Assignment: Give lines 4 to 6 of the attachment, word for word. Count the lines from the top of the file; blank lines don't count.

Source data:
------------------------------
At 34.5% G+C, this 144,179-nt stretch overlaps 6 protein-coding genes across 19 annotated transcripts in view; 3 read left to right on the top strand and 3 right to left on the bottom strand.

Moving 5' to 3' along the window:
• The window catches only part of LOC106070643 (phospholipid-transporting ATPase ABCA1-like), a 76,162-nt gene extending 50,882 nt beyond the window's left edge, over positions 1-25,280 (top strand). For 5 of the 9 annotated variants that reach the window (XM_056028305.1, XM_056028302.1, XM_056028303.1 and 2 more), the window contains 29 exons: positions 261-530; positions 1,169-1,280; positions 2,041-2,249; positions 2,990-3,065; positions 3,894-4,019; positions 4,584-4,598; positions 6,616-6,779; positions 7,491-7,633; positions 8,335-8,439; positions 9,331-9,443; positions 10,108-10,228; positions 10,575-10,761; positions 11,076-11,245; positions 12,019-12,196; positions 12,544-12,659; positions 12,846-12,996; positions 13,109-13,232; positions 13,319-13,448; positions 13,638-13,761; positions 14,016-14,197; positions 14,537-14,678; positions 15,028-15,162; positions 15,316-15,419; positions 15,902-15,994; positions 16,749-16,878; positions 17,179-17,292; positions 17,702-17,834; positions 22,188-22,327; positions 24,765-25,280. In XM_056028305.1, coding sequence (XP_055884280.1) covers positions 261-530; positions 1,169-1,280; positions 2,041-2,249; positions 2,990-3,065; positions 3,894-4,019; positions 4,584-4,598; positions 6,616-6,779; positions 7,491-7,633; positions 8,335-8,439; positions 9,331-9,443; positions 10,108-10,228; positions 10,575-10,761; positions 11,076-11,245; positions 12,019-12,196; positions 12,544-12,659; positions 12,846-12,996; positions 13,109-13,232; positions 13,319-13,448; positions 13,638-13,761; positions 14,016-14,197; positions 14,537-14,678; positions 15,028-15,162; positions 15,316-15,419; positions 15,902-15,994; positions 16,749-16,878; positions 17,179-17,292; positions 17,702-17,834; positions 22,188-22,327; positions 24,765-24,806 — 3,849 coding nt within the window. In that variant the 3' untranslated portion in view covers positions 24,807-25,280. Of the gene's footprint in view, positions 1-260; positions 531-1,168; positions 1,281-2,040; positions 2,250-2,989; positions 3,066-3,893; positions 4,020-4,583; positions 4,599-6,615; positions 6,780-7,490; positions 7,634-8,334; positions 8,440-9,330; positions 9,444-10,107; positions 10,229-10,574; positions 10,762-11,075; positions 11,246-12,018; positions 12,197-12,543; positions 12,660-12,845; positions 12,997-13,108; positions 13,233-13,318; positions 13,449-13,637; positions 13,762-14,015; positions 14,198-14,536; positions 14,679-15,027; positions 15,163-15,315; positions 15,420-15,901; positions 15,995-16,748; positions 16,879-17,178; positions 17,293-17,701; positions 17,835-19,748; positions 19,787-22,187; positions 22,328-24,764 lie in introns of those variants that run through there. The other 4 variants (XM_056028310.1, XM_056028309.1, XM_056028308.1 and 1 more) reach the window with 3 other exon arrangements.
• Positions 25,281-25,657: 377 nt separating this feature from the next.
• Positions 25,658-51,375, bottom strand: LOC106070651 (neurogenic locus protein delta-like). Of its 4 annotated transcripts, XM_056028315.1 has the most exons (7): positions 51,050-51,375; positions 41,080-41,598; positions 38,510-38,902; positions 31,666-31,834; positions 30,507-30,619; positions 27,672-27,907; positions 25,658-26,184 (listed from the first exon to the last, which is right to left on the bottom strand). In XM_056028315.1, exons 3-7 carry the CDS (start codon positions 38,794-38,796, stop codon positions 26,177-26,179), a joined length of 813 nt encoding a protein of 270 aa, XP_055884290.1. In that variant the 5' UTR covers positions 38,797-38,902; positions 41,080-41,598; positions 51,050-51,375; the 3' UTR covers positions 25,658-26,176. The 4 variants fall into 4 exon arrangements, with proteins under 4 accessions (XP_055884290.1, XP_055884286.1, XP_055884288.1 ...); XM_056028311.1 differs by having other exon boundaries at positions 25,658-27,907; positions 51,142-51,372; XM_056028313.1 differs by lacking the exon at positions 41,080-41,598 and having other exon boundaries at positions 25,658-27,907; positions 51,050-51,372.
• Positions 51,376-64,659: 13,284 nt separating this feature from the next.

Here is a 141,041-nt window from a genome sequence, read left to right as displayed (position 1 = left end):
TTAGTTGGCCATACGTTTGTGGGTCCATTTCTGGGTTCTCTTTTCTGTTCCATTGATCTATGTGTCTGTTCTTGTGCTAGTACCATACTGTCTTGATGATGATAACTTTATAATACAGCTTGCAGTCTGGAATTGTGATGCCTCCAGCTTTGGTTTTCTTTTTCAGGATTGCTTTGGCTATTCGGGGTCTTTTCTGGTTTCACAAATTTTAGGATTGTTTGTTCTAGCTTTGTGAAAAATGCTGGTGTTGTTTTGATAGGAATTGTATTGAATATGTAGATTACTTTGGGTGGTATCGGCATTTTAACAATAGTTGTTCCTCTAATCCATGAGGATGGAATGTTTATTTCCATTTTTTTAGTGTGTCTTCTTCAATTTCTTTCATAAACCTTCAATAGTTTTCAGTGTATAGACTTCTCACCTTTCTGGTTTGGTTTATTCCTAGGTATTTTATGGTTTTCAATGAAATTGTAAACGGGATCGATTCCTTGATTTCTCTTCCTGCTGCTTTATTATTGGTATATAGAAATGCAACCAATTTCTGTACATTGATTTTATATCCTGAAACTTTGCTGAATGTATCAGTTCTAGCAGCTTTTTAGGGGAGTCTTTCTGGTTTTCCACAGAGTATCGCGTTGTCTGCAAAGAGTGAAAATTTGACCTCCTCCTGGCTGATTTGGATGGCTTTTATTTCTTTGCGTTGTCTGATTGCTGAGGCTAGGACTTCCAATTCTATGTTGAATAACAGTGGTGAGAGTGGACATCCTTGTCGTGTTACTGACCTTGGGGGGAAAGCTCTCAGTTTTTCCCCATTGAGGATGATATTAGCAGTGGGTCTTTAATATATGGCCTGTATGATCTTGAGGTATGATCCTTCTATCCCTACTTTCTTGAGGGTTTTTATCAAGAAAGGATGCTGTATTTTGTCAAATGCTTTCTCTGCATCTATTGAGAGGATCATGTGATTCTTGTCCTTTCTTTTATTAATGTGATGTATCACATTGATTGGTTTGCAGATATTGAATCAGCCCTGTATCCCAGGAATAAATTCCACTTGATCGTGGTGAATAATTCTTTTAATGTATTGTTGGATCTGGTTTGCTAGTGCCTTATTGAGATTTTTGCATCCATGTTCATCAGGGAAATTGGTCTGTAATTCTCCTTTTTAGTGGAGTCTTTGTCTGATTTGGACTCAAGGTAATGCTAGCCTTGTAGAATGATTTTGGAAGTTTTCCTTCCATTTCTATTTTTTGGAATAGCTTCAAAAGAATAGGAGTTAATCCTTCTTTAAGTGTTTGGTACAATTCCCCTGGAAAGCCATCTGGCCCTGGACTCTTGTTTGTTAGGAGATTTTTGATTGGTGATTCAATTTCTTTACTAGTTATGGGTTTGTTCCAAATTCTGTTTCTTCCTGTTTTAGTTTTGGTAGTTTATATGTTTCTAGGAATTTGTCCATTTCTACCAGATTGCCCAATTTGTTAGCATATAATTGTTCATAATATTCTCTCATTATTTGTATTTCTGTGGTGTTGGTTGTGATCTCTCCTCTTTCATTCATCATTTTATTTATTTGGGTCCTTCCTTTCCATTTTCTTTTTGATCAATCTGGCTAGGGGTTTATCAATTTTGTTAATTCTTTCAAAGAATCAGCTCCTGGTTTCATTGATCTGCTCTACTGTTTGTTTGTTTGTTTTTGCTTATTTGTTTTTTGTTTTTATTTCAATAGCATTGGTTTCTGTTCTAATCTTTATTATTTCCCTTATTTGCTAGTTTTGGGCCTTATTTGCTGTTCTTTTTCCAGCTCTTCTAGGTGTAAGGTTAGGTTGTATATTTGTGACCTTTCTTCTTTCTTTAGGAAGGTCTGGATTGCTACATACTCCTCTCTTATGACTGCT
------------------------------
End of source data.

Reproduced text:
• Positions 25,281-25,657: 377 nt separating this feature from the next.
• Positions 25,658-51,375, bottom strand: LOC106070651 (neurogenic locus protein delta-like). Of its 4 annotated transcripts, XM_056028315.1 has the most exons (7): positions 51,050-51,375; positions 41,080-41,598; positions 38,510-38,902; positions 31,666-31,834; positions 30,507-30,619; positions 27,672-27,907; positions 25,658-26,184 (listed from the first exon to the last, which is right to left on the bottom strand). In XM_056028315.1, exons 3-7 carry the CDS (start codon positions 38,794-38,796, stop codon positions 26,177-26,179), a joined length of 813 nt encoding a protein of 270 aa, XP_055884290.1. In that variant the 5' UTR covers positions 38,797-38,902; positions 41,080-41,598; positions 51,050-51,375; the 3' UTR covers positions 25,658-26,176. The 4 variants fall into 4 exon arrangements, with proteins under 4 accessions (XP_055884290.1, XP_055884286.1, XP_055884288.1 ...); XM_056028311.1 differs by having other exon boundaries at positions 25,658-27,907; positions 51,142-51,372; XM_056028313.1 differs by lacking the exon at positions 41,080-41,598 and having other exon boundaries at positions 25,658-27,907; positions 51,050-51,372.
• Positions 51,376-64,659: 13,284 nt separating this feature from the next.